Better than nothing is not good enough. Marginal gains aren’t good enough.

That’s one reason I’ve never got all that into local campaigning, much though I appreciate and admire those who do have the energy to do so. I don’t actually think it’s worth my time. I don’t think the tiny single victories are ever worth it. Call me selfish but I don’t think that one shared pavement that allows half a dozen or so additional kids to get to school by bike is worth it. I don’t think the lighting on that one path in the park that makes a couple more people feel safe getting home by bike at night is worth it. I don’t think that one bike lane that keeps one pensioner riding to the shops for an extra year or two is worth it.

I mean, I guess I’m happy for them and everything, but, whatever.

What motivates me is extreme selfishness and some bigger picture selflessness. That’s the selfish interest in the quality of the places where I spend my time, and my journeys around and between them. And the big picture of the problems that our communities, society and planet face. Transport policy has a big impact on public health — through air pollution and active vs sedentary lifestyles it impacts pretty much any non-communicable disease you can think of — on climate change, energy use and economic productivity, and so ultimately on quality of life. And on all of those counts a policy of mass modal shift away from motor vehicles and to cycling would be a huge net positive. But nothing short of a revolution will do.

A real revolution — not a 5% mode share target shoehorned in beside business as usual.

Anything less is not going to make the slightest meaningful difference. Not going to make any noticeable difference to my journey being spoiled by heavy traffic and air pollution. Nor is it going to make any noticeable difference to population, planetary, or economic health. Not even going to add up to something that does in time, or reach a “tipping point”. A “cycling revolution” that is not registrable in things like morbidity statistics, by air quality measurements, in transport sector energy consumption and carbon emissions, or in the population’s quality of life, is not a revolution. And if it’s not a revolution (and if it doesn’t help me personally), sorry, I don’t really care. It’s not worth my time asking for it.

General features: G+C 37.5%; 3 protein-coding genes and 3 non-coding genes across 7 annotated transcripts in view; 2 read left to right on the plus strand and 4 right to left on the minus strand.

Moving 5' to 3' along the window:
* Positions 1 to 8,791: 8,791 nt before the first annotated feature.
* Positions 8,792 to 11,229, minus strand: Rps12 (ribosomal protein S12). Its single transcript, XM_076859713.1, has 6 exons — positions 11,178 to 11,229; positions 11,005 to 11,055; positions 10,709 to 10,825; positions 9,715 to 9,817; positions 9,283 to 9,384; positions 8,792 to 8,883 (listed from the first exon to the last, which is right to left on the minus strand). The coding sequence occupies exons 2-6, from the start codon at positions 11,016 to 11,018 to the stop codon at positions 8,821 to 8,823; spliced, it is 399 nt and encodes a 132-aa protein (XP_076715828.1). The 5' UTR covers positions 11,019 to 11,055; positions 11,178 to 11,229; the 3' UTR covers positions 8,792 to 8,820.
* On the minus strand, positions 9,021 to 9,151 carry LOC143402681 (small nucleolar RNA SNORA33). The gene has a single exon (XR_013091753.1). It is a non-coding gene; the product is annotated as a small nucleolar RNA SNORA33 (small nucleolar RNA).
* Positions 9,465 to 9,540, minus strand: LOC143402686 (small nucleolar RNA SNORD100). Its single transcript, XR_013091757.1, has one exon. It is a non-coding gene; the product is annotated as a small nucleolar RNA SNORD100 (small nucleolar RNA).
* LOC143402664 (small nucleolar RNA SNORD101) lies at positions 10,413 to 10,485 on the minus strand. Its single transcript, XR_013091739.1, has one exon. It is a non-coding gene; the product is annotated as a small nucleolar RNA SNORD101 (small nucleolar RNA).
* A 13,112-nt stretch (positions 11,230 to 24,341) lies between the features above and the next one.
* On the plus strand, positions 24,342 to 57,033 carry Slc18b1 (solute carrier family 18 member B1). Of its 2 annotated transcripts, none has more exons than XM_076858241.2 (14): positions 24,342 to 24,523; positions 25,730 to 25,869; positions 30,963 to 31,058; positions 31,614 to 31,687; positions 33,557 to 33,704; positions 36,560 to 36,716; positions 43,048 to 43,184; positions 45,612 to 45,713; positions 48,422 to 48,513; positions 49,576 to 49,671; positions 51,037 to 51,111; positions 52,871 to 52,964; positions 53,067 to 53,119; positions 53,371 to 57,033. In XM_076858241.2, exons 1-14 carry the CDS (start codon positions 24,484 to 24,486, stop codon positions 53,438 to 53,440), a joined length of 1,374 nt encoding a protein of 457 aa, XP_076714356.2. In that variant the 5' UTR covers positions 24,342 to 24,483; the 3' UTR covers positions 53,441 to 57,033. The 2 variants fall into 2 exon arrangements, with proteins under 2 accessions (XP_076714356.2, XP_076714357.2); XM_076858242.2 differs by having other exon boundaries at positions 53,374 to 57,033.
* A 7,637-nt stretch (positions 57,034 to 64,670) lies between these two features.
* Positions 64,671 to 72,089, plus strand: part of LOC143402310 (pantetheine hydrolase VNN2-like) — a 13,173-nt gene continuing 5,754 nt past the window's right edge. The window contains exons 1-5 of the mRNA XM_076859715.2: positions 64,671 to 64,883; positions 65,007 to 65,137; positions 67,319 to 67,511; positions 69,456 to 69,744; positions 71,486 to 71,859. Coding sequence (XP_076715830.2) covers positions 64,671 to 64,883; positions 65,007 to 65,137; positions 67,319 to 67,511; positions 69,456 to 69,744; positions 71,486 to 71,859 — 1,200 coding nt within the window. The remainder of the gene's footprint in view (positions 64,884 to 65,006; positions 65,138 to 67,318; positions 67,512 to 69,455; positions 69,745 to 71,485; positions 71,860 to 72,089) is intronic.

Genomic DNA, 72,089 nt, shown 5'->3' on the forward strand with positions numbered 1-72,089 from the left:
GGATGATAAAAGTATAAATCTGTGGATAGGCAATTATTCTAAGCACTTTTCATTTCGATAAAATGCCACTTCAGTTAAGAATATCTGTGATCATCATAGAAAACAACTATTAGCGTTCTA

And “better than nothing” is worse than nothing when it stands in the way of changes that are actually worth giving a shit about. One tiny aspect of one tiny tiny part of the whole being “better than it was before” is worse than nothing when it takes the pressure off and makes a handy excuse to allow everything else to continue as it was before. As an organisation or campaign, settling for better for nothing is worse than nothing when the people who have invested their time and money in you begin to lose the motivation to ever do so again. Better than nothing is worse than nothing when it distracts our attention from our actual goals and what actually needs to be done to achieve them: when it gets us too tied up in projects instead of policy.

They tell us that perfection is the enemy of the good. Well better than nothing is the enemy of anything actually worth having. And that, Sustrans, is why you’re losing so many friends.

(And before you start telling me that trite cyclesport-inspired cliché about marginal gains again: that only works when you’ve already done the big stuff and made it to the top of your game. Marginal gains make the difference when you’re a top olympic athlete. They’re not going to help when you’re the kid who doesn’t get picked at games.)